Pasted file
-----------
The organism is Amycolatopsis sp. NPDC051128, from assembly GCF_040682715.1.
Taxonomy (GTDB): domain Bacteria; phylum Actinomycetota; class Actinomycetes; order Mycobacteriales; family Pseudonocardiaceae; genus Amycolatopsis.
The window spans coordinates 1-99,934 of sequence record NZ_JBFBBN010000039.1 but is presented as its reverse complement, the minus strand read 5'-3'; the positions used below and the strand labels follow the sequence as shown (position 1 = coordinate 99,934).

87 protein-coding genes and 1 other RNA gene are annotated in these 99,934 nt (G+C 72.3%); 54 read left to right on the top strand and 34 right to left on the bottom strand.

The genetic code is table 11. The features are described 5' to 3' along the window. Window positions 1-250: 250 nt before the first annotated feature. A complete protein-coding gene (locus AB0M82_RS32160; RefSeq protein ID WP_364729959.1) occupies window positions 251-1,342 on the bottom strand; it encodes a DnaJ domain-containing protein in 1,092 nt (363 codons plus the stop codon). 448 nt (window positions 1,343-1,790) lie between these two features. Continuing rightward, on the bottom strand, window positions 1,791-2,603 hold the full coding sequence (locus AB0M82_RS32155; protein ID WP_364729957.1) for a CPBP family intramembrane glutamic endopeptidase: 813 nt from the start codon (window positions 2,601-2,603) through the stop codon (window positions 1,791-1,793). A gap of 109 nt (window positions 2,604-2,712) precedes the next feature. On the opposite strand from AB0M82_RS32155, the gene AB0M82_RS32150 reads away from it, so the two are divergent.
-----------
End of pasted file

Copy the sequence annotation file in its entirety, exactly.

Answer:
The organism is Amycolatopsis sp. NPDC051128, from assembly GCF_040682715.1.
Taxonomy (GTDB): domain Bacteria; phylum Actinomycetota; class Actinomycetes; order Mycobacteriales; family Pseudonocardiaceae; genus Amycolatopsis.
The window spans coordinates 1-99,934 of sequence record NZ_JBFBBN010000039.1 but is presented as its reverse complement, the minus strand read 5'-3'; the positions used below and the strand labels follow the sequence as shown (position 1 = coordinate 99,934).

87 protein-coding genes and 1 other RNA gene are annotated in these 99,934 nt (G+C 72.3%); 54 read left to right on the top strand and 34 right to left on the bottom strand.

The genetic code is table 11. The features are described 5' to 3' along the window. Window positions 1-250: 250 nt before the first annotated feature. A complete protein-coding gene (locus AB0M82_RS32160; RefSeq protein ID WP_364729959.1) occupies window positions 251-1,342 on the bottom strand; it encodes a DnaJ domain-containing protein in 1,092 nt (363 codons plus the stop codon). 448 nt (window positions 1,343-1,790) lie between these two features. Continuing rightward, on the bottom strand, window positions 1,791-2,603 hold the full coding sequence (locus AB0M82_RS32155; protein ID WP_364729957.1) for a CPBP family intramembrane glutamic endopeptidase: 813 nt from the start codon (window positions 2,601-2,603) through the stop codon (window positions 1,791-1,793). A gap of 109 nt (window positions 2,604-2,712) precedes the next feature. On the opposite strand from AB0M82_RS32155, the gene AB0M82_RS32150 reads away from it, so the two are divergent.